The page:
Hoarding and horizontal transfer led to an expanded gene and intron repertoire in the plastid genome of the diatom, Toxarium undulatum (Bacillariophyta)
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Although the plastid genomes of diatoms maintain a conserved architecture and core gene set, considerable variation about this core theme exists and can be traced to several different processes. Gene duplication, pseudogenization, and loss, as well as intracellular transfer of genes to the nuclear genome, have all contributed to variation in gene content among diatom species. In addition, some noncoding sequences have highly restricted phylogenetic distributions that suggest a recent foreign origin. We sequenced the plastid genome of the marine diatom, Toxarium undulatum, and found that the genome contains three genes (chlB, chlL, and chlN) involved in light-independent chlorophyll a biosynthesis that were not previously known from diatoms. Phylogenetic and syntenic data suggest that these genes were differentially retained in this one lineage as they were repeatedly lost from most other diatoms. Unique among diatoms and other heterokont algae sequenced so far, the genome also contains a large group II intron within an otherwise intact psaA gene. Although the intron is most similar to one in the plastid-encoded psaA gene of some green algae, high sequence divergence between the diatom and green algal introns rules out recent shared ancestry. We conclude that the psaA intron was likely introduced into the plastid genome of T. undulatum, or some earlier ancestor, by horizontal transfer from an unknown donor. This genome further highlights the myriad processes driving variation in gene and intron content in the plastid genomes of diatoms, one of the world’s foremost primary producers.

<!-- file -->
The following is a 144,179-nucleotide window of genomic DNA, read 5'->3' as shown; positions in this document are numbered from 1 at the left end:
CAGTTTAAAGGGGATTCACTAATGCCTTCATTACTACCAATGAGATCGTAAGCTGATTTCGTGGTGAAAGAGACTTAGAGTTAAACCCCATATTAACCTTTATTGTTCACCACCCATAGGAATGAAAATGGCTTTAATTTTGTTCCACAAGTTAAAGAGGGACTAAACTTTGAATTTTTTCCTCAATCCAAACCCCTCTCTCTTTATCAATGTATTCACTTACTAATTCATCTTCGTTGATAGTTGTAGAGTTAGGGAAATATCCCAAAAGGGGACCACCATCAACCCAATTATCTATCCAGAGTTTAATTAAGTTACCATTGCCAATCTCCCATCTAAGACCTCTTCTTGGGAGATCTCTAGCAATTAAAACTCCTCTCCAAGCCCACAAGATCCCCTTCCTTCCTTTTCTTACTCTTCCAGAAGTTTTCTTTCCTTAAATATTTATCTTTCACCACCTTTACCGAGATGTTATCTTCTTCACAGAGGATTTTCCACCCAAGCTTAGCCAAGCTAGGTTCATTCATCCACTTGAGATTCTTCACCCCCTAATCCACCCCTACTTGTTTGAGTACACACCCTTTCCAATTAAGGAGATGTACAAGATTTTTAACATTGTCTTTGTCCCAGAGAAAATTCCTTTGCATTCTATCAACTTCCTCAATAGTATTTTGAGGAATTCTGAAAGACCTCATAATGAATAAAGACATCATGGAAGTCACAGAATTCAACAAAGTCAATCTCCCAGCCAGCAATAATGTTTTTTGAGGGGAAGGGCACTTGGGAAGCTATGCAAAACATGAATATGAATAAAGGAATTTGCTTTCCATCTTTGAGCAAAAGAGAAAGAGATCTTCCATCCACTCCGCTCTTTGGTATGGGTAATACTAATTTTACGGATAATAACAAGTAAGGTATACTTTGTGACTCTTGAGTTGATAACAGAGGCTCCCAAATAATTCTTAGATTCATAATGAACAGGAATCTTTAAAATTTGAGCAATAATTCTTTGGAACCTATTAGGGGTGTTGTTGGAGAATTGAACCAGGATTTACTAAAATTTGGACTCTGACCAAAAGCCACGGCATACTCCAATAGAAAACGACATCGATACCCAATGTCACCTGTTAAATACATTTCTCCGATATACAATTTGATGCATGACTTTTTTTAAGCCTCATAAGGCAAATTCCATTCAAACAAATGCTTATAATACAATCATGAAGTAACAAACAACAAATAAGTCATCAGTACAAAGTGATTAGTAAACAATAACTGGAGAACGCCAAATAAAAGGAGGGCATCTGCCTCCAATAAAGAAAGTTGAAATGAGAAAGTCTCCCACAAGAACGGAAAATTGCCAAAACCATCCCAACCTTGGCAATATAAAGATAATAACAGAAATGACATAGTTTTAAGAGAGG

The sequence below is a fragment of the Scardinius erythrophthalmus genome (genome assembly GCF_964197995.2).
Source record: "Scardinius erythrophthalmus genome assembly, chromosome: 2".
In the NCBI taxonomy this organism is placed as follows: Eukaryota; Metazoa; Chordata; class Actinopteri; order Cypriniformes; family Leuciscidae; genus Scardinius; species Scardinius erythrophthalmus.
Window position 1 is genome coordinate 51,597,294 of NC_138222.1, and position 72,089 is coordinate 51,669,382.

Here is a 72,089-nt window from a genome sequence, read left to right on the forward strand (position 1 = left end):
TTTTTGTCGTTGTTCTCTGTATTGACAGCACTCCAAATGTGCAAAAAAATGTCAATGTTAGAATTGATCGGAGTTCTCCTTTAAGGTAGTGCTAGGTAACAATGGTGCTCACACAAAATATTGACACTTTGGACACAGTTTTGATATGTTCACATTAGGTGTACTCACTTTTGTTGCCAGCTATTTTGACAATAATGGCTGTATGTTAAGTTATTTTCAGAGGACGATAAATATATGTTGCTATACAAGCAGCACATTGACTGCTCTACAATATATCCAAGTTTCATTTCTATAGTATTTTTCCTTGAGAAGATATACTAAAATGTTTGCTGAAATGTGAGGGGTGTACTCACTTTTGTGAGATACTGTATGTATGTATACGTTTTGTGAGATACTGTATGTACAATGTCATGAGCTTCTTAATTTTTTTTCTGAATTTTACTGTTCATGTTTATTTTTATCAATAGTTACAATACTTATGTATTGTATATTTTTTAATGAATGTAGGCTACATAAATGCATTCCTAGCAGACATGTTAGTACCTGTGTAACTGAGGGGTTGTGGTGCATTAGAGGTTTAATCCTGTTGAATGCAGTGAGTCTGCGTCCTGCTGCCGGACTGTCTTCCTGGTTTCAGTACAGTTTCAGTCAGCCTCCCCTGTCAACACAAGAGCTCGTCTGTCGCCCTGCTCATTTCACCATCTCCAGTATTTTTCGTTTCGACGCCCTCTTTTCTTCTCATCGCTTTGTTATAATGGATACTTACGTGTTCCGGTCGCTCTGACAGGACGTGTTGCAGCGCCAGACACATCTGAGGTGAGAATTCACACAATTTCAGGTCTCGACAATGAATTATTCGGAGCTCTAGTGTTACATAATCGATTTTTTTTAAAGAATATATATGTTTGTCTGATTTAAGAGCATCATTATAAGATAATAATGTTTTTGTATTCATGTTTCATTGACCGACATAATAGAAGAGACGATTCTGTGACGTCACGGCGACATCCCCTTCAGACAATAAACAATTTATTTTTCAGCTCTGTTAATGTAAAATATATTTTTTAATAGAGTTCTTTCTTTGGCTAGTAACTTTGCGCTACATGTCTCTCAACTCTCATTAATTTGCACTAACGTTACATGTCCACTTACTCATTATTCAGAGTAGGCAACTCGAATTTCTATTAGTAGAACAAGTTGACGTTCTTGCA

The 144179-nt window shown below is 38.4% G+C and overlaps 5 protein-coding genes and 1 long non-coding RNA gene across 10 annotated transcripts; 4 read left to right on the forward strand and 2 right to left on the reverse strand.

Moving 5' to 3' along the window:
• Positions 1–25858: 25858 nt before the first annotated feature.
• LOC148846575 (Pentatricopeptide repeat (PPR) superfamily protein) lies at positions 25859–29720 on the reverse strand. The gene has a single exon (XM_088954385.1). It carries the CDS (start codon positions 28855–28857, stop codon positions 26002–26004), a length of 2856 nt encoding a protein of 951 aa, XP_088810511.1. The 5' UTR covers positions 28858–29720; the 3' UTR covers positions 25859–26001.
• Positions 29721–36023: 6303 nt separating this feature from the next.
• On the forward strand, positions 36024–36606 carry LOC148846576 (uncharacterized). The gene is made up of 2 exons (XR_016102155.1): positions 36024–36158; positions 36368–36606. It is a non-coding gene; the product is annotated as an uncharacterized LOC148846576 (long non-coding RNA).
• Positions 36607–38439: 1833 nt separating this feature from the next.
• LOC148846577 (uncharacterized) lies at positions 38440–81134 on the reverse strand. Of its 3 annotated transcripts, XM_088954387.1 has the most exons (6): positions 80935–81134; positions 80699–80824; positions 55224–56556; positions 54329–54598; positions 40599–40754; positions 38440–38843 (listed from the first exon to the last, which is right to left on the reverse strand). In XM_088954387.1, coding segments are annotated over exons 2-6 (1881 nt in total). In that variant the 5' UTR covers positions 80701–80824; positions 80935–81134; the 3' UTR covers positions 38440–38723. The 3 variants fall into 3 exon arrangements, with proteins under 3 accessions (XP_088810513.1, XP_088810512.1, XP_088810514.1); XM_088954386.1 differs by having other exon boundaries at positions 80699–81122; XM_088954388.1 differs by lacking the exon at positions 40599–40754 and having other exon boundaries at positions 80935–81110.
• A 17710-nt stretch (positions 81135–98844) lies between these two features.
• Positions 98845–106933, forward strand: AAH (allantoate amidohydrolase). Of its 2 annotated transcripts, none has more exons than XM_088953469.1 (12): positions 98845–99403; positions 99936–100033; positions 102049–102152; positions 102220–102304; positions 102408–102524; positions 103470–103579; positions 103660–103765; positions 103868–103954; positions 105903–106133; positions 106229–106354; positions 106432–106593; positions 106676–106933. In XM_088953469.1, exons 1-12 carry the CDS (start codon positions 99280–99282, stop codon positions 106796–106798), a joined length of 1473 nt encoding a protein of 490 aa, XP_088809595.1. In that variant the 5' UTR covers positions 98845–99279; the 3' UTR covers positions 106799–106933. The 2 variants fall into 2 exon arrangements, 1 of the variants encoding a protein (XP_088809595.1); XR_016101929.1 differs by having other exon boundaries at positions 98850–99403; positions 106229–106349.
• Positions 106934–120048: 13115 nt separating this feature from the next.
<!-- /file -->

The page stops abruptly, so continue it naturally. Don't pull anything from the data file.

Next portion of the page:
KeywordsChlorophyll a Diatoms Intron Plastid psaA Toxarium
We thank Colton Kessenich for help with the genome assembly; David Chafin, Jeff Pummill, and Pawel Wolinski for providing computational support through the Arkansas High Performance Computing Center (AHPCC); and Suresh Kumar and Jeffrey Lewis for critical comments on an earlier version of the manuscript. This material is based upon work supported by the National Science Foundation (NSF) under Grant No. DEB-1353131 and an award from the Arkansas Biosciences Institute. This research used computational resources available through the AHPCC, which is funded through multiple NSF grants and the Arkansas Economic Development Commission.
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